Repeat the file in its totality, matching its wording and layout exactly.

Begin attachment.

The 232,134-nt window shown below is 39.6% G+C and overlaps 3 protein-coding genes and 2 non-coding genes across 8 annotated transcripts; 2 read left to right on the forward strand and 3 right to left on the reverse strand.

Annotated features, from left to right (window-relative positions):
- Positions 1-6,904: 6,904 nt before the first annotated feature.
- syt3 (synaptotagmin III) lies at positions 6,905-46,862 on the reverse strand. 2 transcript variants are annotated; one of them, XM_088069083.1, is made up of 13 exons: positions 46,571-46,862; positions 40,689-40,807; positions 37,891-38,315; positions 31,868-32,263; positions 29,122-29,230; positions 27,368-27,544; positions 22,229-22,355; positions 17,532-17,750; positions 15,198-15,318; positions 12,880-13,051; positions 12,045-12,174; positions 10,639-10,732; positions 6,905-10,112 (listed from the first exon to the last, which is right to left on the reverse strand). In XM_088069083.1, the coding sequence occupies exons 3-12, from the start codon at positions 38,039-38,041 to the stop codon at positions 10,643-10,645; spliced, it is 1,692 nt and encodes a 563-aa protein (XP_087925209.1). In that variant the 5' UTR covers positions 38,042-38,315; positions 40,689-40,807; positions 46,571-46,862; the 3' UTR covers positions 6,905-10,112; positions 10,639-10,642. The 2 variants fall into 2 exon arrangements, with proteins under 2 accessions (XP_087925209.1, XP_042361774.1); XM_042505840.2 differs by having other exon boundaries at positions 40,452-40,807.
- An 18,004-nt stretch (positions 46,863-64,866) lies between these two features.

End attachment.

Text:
The 232,134-nt window shown below is 39.6% G+C and overlaps 3 protein-coding genes and 2 non-coding genes across 8 annotated transcripts; 2 read left to right on the forward strand and 3 right to left on the reverse strand.

Annotated features, from left to right (window-relative positions):
- Positions 1-6,904: 6,904 nt before the first annotated feature.
- syt3 (synaptotagmin III) lies at positions 6,905-46,862 on the reverse strand. 2 transcript variants are annotated; one of them, XM_088069083.1, is made up of 13 exons: positions 46,571-46,862; positions 40,689-40,807; positions 37,891-38,315; positions 31,868-32,263; positions 29,122-29,230; positions 27,368-27,544; positions 22,229-22,355; positions 17,532-17,750; positions 15,198-15,318; positions 12,880-13,051; positions 12,045-12,174; positions 10,639-10,732; positions 6,905-10,112 (listed from the first exon to the last, which is right to left on the reverse strand). In XM_088069083.1, the coding sequence occupies exons 3-12, from the start codon at positions 38,039-38,041 to the stop codon at positions 10,643-10,645; spliced, it is 1,692 nt and encodes a 563-aa protein (XP_087925209.1). In that variant the 5' UTR covers positions 38,042-38,315; positions 40,689-40,807; positions 46,571-46,862; the 3' UTR covers positions 6,905-10,112; positions 10,639-10,642. The 2 variants fall into 2 exon arrangements, with proteins under 2 accessions (XP_087925209.1, XP_042361774.1); XM_042505840.2 differs by having other exon boundaries at positions 40,452-40,807.
- An 18,004-nt stretch (positions 46,863-64,866) lies between these two features.